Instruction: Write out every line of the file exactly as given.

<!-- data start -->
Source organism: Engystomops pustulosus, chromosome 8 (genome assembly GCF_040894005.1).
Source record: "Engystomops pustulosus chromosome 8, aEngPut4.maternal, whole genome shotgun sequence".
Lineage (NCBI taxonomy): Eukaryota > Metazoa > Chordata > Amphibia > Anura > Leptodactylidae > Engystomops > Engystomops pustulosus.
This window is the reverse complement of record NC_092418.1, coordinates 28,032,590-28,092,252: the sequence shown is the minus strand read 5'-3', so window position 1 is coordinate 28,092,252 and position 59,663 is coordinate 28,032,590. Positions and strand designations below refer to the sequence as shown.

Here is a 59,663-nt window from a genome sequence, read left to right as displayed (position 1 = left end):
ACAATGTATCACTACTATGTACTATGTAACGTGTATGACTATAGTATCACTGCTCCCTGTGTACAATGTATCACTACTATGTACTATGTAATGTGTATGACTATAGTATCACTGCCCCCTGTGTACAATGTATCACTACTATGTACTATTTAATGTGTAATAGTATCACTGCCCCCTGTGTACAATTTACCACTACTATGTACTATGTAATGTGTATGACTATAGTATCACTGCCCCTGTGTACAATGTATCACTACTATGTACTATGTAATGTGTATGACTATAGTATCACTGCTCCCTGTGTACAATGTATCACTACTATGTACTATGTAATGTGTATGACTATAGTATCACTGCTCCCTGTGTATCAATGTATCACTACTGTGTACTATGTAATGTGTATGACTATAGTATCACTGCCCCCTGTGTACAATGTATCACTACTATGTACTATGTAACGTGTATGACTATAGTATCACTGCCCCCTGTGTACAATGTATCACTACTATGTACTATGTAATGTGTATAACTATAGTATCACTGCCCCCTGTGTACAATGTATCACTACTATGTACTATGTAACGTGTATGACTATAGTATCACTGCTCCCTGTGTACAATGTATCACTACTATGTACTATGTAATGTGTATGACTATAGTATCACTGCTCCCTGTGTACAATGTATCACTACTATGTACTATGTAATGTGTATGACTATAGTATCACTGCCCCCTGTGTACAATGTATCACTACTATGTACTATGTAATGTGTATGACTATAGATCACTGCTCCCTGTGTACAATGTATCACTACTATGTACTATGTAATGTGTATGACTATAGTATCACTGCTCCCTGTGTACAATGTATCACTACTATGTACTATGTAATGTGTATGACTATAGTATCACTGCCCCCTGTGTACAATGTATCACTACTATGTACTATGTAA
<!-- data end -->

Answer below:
Source organism: Engystomops pustulosus, chromosome 8 (genome assembly GCF_040894005.1).
Source record: "Engystomops pustulosus chromosome 8, aEngPut4.maternal, whole genome shotgun sequence".
Lineage (NCBI taxonomy): Eukaryota > Metazoa > Chordata > Amphibia > Anura > Leptodactylidae > Engystomops > Engystomops pustulosus.
This window is the reverse complement of record NC_092418.1, coordinates 28,032,590-28,092,252: the sequence shown is the minus strand read 5'-3', so window position 1 is coordinate 28,092,252 and position 59,663 is coordinate 28,032,590. Positions and strand designations below refer to the sequence as shown.

Here is a 59,663-nt window from a genome sequence, read left to right as displayed (position 1 = left end):
ACAATGTATCACTACTATGTACTATGTAACGTGTATGACTATAGTATCACTGCTCCCTGTGTACAATGTATCACTACTATGTACTATGTAATGTGTATGACTATAGTATCACTGCCCCCTGTGTACAATGTATCACTACTATGTACTATTTAATGTGTAATAGTATCACTGCCCCCTGTGTACAATTTACCACTACTATGTACTATGTAATGTGTATGACTATAGTATCACTGCCCCTGTGTACAATGTATCACTACTATGTACTATGTAATGTGTATGACTATAGTATCACTGCTCCCTGTGTACAATGTATCACTACTATGTACTATGTAATGTGTATGACTATAGTATCACTGCTCCCTGTGTATCAATGTATCACTACTGTGTACTATGTAATGTGTATGACTATAGTATCACTGCCCCCTGTGTACAATGTATCACTACTATGTACTATGTAACGTGTATGACTATAGTATCACTGCCCCCTGTGTACAATGTATCACTACTATGTACTATGTAATGTGTATAACTATAGTATCACTGCCCCCTGTGTACAATGTATCACTACTATGTACTATGTAACGTGTATGACTATAGTATCACTGCTCCCTGTGTACAATGTATCACTACTATGTACTATGTAATGTGTATGACTATAGTATCACTGCTCCCTGTGTACAATGTATCACTACTATGTACTATGTAATGTGTATGACTATAGTATCACTGCCCCCTGTGTACAATGTATCACTACTATGTACTATGTAATGTGTATGACTATAGATCACTGCTCCCTGTGTACAATGTATCACTACTATGTACTATGTAATGTGTATGACTATAGTATCACTGCTCCCTGTGTACAATGTATCACTACTATGTACTATGTAATGTGTATGACTATAGTATCACTGCCCCCTGTGTACAATGTATCACTACTATGTACTATGTAA